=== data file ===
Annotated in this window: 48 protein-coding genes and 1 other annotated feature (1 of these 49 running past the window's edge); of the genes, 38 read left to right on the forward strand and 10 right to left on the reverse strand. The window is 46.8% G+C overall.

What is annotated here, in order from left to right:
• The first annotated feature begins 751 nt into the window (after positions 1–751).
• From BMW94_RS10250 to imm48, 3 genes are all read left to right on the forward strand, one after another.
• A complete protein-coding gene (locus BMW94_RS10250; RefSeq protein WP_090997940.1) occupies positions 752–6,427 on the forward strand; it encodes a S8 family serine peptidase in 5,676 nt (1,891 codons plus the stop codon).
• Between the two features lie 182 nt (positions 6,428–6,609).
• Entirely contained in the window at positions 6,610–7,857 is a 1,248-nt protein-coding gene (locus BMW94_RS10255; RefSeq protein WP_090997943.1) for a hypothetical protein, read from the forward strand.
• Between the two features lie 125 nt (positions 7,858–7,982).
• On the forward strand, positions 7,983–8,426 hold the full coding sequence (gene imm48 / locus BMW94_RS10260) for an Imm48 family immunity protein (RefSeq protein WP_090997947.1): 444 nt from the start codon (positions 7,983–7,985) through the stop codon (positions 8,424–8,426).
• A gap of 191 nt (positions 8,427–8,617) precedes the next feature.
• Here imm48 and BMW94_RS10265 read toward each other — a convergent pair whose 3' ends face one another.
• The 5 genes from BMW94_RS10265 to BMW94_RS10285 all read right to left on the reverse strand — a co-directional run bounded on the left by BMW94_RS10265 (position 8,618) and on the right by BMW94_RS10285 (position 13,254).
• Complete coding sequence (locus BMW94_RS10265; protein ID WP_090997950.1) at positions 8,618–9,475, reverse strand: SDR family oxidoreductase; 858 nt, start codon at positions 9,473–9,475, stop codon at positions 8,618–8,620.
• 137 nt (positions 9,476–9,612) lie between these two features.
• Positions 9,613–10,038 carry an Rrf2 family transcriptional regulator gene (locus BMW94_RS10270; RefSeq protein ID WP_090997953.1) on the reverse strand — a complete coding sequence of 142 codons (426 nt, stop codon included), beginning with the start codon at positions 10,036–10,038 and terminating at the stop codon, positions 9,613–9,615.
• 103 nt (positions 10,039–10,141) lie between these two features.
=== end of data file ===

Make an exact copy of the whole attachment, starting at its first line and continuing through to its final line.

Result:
Annotated in this window: 48 protein-coding genes and 1 other annotated feature (1 of these 49 running past the window's edge); of the genes, 38 read left to right on the forward strand and 10 right to left on the reverse strand. The window is 46.8% G+C overall.

What is annotated here, in order from left to right:
• The first annotated feature begins 751 nt into the window (after positions 1–751).
• From BMW94_RS10250 to imm48, 3 genes are all read left to right on the forward strand, one after another.
• A complete protein-coding gene (locus BMW94_RS10250; RefSeq protein WP_090997940.1) occupies positions 752–6,427 on the forward strand; it encodes a S8 family serine peptidase in 5,676 nt (1,891 codons plus the stop codon).
• Between the two features lie 182 nt (positions 6,428–6,609).
• Entirely contained in the window at positions 6,610–7,857 is a 1,248-nt protein-coding gene (locus BMW94_RS10255; RefSeq protein WP_090997943.1) for a hypothetical protein, read from the forward strand.
• Between the two features lie 125 nt (positions 7,858–7,982).
• On the forward strand, positions 7,983–8,426 hold the full coding sequence (gene imm48 / locus BMW94_RS10260) for an Imm48 family immunity protein (RefSeq protein WP_090997947.1): 444 nt from the start codon (positions 7,983–7,985) through the stop codon (positions 8,424–8,426).
• A gap of 191 nt (positions 8,427–8,617) precedes the next feature.
• Here imm48 and BMW94_RS10265 read toward each other — a convergent pair whose 3' ends face one another.
• The 5 genes from BMW94_RS10265 to BMW94_RS10285 all read right to left on the reverse strand — a co-directional run bounded on the left by BMW94_RS10265 (position 8,618) and on the right by BMW94_RS10285 (position 13,254).
• Complete coding sequence (locus BMW94_RS10265; protein ID WP_090997950.1) at positions 8,618–9,475, reverse strand: SDR family oxidoreductase; 858 nt, start codon at positions 9,473–9,475, stop codon at positions 8,618–8,620.
• 137 nt (positions 9,476–9,612) lie between these two features.
• Positions 9,613–10,038 carry an Rrf2 family transcriptional regulator gene (locus BMW94_RS10270; RefSeq protein ID WP_090997953.1) on the reverse strand — a complete coding sequence of 142 codons (426 nt, stop codon included), beginning with the start codon at positions 10,036–10,038 and terminating at the stop codon, positions 9,613–9,615.
• 103 nt (positions 10,039–10,141) lie between these two features.